Martin Chuzzlewit senior is a wealthy old man of business whose wealth seems to have become something of an embarrassment to him, being paranoid that his relatives are circling around him like vultures in the hope of being favoured with a legacy or two. To make matters worse, there has been some sort of disagreement between himself and his grandson, also called Martin, resulting in them becoming estranged. Martin senior has assumed the guardianship of a beautiful young orphan girl Mary Graham who has taken on the role of his personal assistant, and the reader can't help suspecting that young Martin and the young orphan girl have become romantically involved, a relevant factor in young Martin's estrangement from his grandfather.
When Martin senior first appears on the scene, he arrives in Salisbury apparently fleeing to avoid the attentions of his voracious relatives who also show up to harass him in the hope of receiving some financial benefit. Seth Pecksniff, also a relative by marriage is naturally part of the company trying to wheedle their way into his rather deep pockets and seems to be impressing Martin as one of the more trustworthy characters surrounding him. Two other significant family members appearing at this time are Anthony Chuzzlewit, Martin's brother, also a wealthy retiree and his only son Jonas, a money grabbing thoroughly loathsome brute. Both will play a major role in the parallel storylines which unfold as the book progresses.
In the Peckniffian household John Westlock the pupil has become friendly with Tom Pinch but is increasingly at loggerheads with his tutor and after coming into his inheritance leaves his studies and goes to London to take up further opportunities. His place as a pupil at the school is taken by young Martin who is determined to make his own way in the world independently from his grandfather. Seemingly left to his own devices at the hallowed institute, he is given a project, and with guidance from his mate Tom he designs a new Grammar School, a masterpiece of design which when Pecksniff has been persuaded by Martin senior to dismiss his grandson from the school, is put in the archives only to re-appear later to great acclaim as the plagiarised work of Seth himself.
Charity Pecksniff is the older of the two sisters, rather plain looking and more of a pessimistic outlook whereas her younger sister Mercy is good looking, rather jolly and more than a little flighty. When Jonas Chuzzlewit starts to pay them attention, Charity strongly fancies her chances but is cruelly passed over as Jonas chooses to marry Mercy, acceptance of which she will surely come to regret. Charity finds it difficult to come to terms with the disappointment and decides to leave home to find work in London, eventually settling at Mrs. Todgers boarding house as part of the staff, the good landlady being a long standing family friend. It is during this employment that she finds a suitor in Augustus Moddle, later to add further insult to injury by jilting her at the altar and sailing for Van Diemens Land.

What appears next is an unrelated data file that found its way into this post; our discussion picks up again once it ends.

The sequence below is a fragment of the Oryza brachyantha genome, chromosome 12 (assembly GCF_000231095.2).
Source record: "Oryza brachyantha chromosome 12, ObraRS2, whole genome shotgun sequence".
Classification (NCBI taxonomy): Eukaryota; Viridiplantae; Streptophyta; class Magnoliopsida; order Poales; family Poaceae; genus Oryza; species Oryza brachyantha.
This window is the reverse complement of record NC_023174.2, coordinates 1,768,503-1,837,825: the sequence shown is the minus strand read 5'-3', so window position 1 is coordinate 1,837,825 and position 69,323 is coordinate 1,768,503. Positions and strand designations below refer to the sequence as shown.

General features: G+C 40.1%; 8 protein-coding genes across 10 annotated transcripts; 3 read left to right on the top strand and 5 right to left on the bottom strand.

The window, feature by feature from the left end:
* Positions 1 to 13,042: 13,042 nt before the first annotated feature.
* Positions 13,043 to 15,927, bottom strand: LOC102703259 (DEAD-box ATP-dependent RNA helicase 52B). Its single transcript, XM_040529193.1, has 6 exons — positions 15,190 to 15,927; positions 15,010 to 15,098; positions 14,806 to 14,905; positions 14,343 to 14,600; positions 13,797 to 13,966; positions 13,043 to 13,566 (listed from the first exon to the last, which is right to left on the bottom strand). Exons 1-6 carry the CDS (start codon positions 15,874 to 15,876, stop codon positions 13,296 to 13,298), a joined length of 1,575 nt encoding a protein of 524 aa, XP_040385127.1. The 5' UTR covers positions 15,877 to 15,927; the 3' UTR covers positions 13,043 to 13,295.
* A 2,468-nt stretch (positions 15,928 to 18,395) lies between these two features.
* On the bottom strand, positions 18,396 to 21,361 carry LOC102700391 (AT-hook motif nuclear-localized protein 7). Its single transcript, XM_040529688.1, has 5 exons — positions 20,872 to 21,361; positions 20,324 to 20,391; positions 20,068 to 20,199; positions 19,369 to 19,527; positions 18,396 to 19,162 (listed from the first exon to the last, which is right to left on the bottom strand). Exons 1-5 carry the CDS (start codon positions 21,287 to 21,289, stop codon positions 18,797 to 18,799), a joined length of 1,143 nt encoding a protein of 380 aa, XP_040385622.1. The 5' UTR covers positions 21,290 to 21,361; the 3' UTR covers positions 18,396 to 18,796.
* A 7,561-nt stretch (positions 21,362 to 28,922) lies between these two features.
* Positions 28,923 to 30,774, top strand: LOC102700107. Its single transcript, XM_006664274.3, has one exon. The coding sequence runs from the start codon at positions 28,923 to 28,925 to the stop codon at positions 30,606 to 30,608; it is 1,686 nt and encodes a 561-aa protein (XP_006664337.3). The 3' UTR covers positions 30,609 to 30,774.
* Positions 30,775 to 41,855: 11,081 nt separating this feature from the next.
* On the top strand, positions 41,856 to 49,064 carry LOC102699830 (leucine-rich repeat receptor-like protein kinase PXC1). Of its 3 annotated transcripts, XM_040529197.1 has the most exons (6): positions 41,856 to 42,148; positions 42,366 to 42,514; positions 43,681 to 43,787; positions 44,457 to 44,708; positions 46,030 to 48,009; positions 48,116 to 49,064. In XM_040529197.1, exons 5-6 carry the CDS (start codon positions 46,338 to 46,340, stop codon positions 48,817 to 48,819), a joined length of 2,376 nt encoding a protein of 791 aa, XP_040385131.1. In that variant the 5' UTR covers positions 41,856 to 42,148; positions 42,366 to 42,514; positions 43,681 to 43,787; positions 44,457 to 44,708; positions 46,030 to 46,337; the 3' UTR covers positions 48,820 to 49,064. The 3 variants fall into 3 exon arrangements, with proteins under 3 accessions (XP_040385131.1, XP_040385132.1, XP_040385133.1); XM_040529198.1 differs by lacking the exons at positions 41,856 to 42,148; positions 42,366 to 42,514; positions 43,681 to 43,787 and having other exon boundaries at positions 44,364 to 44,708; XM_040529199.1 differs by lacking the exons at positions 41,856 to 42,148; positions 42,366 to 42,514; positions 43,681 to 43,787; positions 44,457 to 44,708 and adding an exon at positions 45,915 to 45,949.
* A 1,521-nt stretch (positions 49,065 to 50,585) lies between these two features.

Meanwhile back in Salisbury the Pecksniff household is reduced to Seth and his loyal assistant Tom, but Seth by this time has gradually been gaining ever increasing influence over Martin senior and invites him and Mary to take refuge with him at his residence, no doubt with ulterior motives in mind. Martin accepts and appears to become more and more at the mercy of his Machiavellian advice and influence. By this time Pecksniff has started to have thoughts of taking a new wife and naturally sets his sights on the beautiful Mary who absolutely loathes the man. He follows her on one of her daily walks and begins to make his feelings known in no uncertain terms, taking the most offensive liberties in forcing his attentions on her. She does manage to escape his clutches and surprisingly remains silent about the whole episode, preferring not to confide in her guardian Martin. It is at this stage that Pecksniff commits his most outrageous act by turning his indignation on Tom, haranguing him in front of Martin implying improper designs on Mary's affections. Tom is unceremoniously dismissed from the illustrious institute forthwith, and sent off to London with his luggage in an emotional farewell and the best wishes of his friend Mrs. Lupin the landlady of the Dragon.